"We don't have to attribute the genuine authors of a theory." I disagree. At least if we have substantial evidence of who they are. "We have to reflect what the world says." I disagree especially if we have substantial evidence to the contrary, or if we do we should mention it. Going along with a known false status-quo is simply not acceptable. I think it is unfair to personalize this or to say that it is a fringe viewpoint. Those are just personal attacks. I disagree that proper attribution of a theory is an inappropriate topic for the talk page. Someone might rightly simply change the page to say the Lorentz - Poincare - Minkowski theory of special relativity, but I did not do that. So none of what you said gets to the actual issue. I see your comments as mostly personal and off issue.

As to the comment that Einstein was the first to apply his theory to everything. Please correct me if I have this wrong but was it not Poincare that applied this to Maxwells equations? And on gravitational mass that is general relativity. please note my comments are on special relativity. But thanks for the on issue comments! — Preceding unsigned comment added by Berrtus (talkcontribs) 10:29, 18 April 2013 (UTC)

Please note it was Poincare who developed the synchronization procedure for clocks (simultaneity) Berrtus (talk) 10:40, 18 April 2013 (UTC)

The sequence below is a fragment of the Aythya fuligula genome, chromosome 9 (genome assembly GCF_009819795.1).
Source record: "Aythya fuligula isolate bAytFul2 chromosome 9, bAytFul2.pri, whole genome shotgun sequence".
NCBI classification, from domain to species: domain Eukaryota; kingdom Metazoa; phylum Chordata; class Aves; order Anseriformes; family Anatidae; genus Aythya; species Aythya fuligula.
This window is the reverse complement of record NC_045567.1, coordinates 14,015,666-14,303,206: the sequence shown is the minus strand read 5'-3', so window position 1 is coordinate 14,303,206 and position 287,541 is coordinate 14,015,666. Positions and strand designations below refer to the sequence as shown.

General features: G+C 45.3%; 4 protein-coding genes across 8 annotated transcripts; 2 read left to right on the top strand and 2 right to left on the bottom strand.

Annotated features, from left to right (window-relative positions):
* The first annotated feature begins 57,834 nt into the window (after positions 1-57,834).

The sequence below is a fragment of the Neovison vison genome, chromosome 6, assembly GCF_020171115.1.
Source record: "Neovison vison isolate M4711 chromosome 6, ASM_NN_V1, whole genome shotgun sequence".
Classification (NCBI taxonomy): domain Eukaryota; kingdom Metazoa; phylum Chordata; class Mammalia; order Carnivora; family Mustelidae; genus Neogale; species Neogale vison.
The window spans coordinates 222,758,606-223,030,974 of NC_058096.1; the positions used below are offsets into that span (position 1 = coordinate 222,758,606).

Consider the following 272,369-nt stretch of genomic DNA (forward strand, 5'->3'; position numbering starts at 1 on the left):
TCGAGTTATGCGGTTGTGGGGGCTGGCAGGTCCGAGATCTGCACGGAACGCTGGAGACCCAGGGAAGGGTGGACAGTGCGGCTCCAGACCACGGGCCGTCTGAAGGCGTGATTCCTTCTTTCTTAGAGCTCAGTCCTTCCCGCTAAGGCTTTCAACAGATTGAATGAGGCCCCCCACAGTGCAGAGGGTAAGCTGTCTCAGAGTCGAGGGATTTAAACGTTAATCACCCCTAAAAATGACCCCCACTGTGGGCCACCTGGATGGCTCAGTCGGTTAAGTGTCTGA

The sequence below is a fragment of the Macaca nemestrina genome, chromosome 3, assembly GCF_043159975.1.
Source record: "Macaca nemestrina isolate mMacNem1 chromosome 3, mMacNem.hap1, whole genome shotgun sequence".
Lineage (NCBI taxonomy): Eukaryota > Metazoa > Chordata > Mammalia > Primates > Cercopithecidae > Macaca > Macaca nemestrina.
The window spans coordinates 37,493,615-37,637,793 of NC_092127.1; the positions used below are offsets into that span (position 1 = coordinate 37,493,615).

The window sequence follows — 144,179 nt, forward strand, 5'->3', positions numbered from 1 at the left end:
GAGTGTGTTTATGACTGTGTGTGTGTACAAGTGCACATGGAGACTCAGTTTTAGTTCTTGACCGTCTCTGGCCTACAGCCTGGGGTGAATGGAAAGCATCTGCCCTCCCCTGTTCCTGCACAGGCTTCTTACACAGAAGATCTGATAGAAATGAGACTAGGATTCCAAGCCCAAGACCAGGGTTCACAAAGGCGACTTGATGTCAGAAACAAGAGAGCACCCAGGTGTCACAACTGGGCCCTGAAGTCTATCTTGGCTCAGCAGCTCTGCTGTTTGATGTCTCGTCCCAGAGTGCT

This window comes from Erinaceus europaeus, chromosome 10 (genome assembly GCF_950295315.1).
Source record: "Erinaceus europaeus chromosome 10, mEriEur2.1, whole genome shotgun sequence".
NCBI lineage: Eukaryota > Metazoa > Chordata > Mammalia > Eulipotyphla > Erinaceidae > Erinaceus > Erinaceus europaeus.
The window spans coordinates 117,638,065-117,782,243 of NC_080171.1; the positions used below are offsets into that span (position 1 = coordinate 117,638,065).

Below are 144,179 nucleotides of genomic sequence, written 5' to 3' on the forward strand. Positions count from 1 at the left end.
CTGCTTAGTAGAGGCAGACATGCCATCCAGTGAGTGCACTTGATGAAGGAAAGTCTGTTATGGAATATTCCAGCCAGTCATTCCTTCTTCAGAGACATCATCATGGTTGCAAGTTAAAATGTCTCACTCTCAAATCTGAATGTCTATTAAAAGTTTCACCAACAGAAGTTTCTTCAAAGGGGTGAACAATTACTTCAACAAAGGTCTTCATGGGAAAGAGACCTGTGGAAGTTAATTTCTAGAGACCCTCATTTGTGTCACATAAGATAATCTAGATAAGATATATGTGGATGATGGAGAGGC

We don't have to correct you if you have this wrong. This is an article talk page where we discuss the article, not a chat room where we discuss a tangent of the subject. See wp:talk page guidelines. - DVdm (talk) 10:46, 18 April 2013 (UTC)
Berrtus, if you have reliable sources that Poincare, Lorentz, and Minkowski are more responsible for Special Relativity than Einstein, then the issue can be discussed. Otherwise it's WP:OR. --ChetvornoTALK 15:14, 18 April 2013 (UTC)
And not just some rant from the incorrigible plagiarist please — read about our wp:UNDUE policy. - DVdm (talk) 16:22, 18 April 2013 (UTC)

Berrtus' opinion that Lorentz and Poincaré deserve more credit for the theory of relativity than does Einstein is not at all an original viewpoint. See Relativity priority dispute. Red Act (talk) 07:52, 27 May 2013 (UTC)

## lorentz transformation's importance

it seems to me a lot of people are incorrectly stating that Minkowski's Raum Und Zeit paper showed that Lorentz' transformation was invariant.

This is not true. DVDm has forced me to post here, but it's quite clear in the link I posted in the edit (page 293).

Minkowski's geometric theory of spacetime was far more general than what lorentz was doing. He states that there is an equivalence, but that does not mean Lorentz' transformation is invariant.

It seems to me that Minkowski was making a small reference to the lorentz transformation, and everyone else decided this meant he was providing additional strength to Lorentz' hypothesis. this is incorrect.

Minkowski's paper simply was showing the geometric properties necessary to establish a full axiomatic system for a geometric theory of gravitation.

The lorentz transformation does not have any *mathematically* valid interpretations of geometry. Minkowski's paper is providing a *geometric* basis for a relativistic theory, complete with the conditions (like the sum of the squares of the measures should total to 1).— Preceding unsigned comment added by 174.3.213.121 (talkcontribs) 22:42, 22 November 2014‎ (UTC)

Nowhere it was written "that Lorentz' transformation was invariant.". The article said that Maxwell's equations are invariant under a Lorentz' transformation. I don't think that our interpretation of the text that you quoted really matters here—see wp:NOR. - DVdm (talk) 09:56, 23 November 2014 (UTC)